My Brompton

Soooooo . . .

I was supposed to pick up my Brompton last week. When I ordered it, I was told the approximate arrival date, which I double-checked when the marketing guy at the shop said it sounded too early.  The guy who does the orders, though,  told me that my Brompton was scheduled to be built in August, and to ship to the shop by September 10.

That was as fast as I’d been originally told, and a lot faster than the marketing guy had said.  I emailed him back, and Marketing Guy said that Order Guy was the one who knew, and that his dates should be good.

I was careful to avoid bombarding the shop with requests for status reports, but sent an email on the 9th, requesting my Brompton’s status.

On the 10th, Order Guy told me that my Brompton was on a delivery truck, and due at the shop by the end of the day.


Or not, as it turned out.

I sent Order Guy another email, asking if I could pick the bicycle up on Tuesday (and reminding him that I wanted a mirror installed).

Order Guy said that Tuesday wasn’t possible, but I could pick it up on Wednesday. He also said that he’d added the mirror to the work order, and even quoted the exact text.  I emailed back, say that that works fine (I was coming into the city from another state), and “See you Wednesday!”

Soooooo . . . . I arrange things, and show up on Wednesday.

The (very nice, sharp) guy who wrote up my original order is concerned when he sees me walk into the shop:  He knows it’s too early.

Order Guy is very, very squirrelly, and rushes around looking for my bike, muttering things I can’t quite understand.

Then he tells me he made “a typo” in an email, and meant to write “not”, as in “your Brompton is not ready”. I point out that this does not explain two other emails confirming the bike’s arrival, and that I can pick it up on Wednesday.

He squirrels some more, still, apparently, looking for the bike.

At which point I ask him, point blank,  if my bike is “physically present” in the store. He says “yes”, but his body language screams “I’m lying — get me out of here”.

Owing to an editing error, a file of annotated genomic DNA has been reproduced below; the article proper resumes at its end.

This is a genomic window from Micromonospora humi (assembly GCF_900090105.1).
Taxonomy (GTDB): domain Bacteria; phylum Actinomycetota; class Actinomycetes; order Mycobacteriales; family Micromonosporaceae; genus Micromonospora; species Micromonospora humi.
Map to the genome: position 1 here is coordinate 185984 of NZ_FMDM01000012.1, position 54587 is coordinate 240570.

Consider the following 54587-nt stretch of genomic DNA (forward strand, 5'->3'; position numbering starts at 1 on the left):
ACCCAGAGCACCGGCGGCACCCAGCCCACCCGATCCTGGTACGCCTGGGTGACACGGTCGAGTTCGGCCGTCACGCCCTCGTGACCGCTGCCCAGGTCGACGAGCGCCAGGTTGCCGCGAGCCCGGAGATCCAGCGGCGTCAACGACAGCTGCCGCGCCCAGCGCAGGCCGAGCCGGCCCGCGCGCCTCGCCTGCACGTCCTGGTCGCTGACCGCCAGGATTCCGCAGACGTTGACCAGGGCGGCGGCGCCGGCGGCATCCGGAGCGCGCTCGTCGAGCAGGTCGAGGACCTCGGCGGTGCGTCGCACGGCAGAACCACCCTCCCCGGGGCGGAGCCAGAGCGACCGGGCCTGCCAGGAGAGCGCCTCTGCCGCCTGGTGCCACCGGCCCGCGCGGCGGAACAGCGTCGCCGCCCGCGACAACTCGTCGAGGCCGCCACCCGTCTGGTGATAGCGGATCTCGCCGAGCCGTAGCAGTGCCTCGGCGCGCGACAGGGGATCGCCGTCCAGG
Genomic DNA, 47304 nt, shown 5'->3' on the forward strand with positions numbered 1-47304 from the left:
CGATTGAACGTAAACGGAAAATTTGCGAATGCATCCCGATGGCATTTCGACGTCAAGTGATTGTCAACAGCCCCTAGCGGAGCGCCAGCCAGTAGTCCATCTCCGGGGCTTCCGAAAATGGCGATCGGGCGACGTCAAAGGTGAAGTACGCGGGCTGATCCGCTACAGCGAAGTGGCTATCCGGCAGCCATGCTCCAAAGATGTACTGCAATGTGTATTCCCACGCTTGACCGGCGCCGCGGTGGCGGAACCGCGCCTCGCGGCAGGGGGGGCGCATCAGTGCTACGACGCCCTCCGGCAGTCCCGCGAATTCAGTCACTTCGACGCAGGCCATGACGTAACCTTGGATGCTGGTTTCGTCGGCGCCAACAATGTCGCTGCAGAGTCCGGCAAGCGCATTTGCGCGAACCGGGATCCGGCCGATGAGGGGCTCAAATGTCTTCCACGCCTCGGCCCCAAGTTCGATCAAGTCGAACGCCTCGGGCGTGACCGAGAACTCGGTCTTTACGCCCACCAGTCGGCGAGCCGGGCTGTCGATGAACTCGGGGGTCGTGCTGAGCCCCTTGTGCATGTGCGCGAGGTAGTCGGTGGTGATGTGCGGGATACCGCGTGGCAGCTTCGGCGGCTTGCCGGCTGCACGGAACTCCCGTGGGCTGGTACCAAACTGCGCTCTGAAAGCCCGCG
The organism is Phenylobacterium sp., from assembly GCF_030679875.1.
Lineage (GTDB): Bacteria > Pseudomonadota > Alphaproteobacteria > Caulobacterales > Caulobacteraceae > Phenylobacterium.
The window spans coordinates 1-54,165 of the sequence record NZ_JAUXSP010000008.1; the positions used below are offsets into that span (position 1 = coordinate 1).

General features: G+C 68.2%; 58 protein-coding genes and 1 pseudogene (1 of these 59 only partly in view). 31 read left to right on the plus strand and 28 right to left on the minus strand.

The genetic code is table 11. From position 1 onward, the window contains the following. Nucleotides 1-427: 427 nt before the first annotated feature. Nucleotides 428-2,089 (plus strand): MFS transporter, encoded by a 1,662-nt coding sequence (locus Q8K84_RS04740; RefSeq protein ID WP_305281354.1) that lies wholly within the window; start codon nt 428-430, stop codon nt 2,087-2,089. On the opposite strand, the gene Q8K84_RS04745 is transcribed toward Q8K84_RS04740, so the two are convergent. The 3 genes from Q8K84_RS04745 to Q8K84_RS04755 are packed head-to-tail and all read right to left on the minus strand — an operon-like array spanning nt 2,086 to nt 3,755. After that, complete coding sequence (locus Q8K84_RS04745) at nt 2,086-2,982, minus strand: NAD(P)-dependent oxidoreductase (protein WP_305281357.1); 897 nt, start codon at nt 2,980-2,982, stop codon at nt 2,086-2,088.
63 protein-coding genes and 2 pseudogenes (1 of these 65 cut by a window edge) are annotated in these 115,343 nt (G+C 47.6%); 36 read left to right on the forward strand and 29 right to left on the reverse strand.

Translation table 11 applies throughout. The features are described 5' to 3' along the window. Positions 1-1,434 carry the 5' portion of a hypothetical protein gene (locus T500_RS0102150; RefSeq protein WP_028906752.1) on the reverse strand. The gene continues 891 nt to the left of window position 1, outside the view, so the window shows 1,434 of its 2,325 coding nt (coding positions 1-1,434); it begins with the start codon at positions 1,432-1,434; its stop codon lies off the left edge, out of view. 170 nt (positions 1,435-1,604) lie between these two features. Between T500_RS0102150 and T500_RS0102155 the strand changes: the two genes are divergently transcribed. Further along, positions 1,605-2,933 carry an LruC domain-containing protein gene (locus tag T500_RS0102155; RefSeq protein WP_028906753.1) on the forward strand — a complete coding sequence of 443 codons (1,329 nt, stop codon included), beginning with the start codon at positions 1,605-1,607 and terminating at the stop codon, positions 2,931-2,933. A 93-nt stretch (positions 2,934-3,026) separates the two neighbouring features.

Nice Guy, who, I belatedly realize, has figured out long before that the bike is still in London, has been discreetly hovering. Order Guy stares at the floor in abject misery, and finally says that he doesn’t know what he was looking at when he told me that my bike was in.  “This has never happened to me before” he wails.  He says he’d do anything to fix it, even spend his own money.

Which is, sadly, irrelevant, since nothing is going to get my Brompton out of England until it’s built and shipped.

But Order Guy never apologizes: Nice Guy does. Nice Guy also sends me out the door clutching a copy of The Brompton Book (which I’d intended to buy when picking up my bike) and a DVD documentary, which proves to be excellent.

Nice Guy also gives me an invaluable bit of information: It’s usually a week, after delivery, before a Brompton can be picked up, under any circumstances. If my bike had been on the truck on Monday, I’ll still probably have had to wait a week to pick it up. That’s good to know for next time.

I like Nice Guy. Nice Guy has been patient and thorough, all through this process (custom bike; ordering is complicated for a newbie like me). I feel as if Nice Guy is looking out for his customer in a way that Order Guy seems to miss completely.

Order Guy falls more than a bit short. Spending fifteen minutes looking for a bicycle he knew wasn’t there — and claimed, at one point, was, though he certainly knew by then that he’d messed up hugely — represents a real low.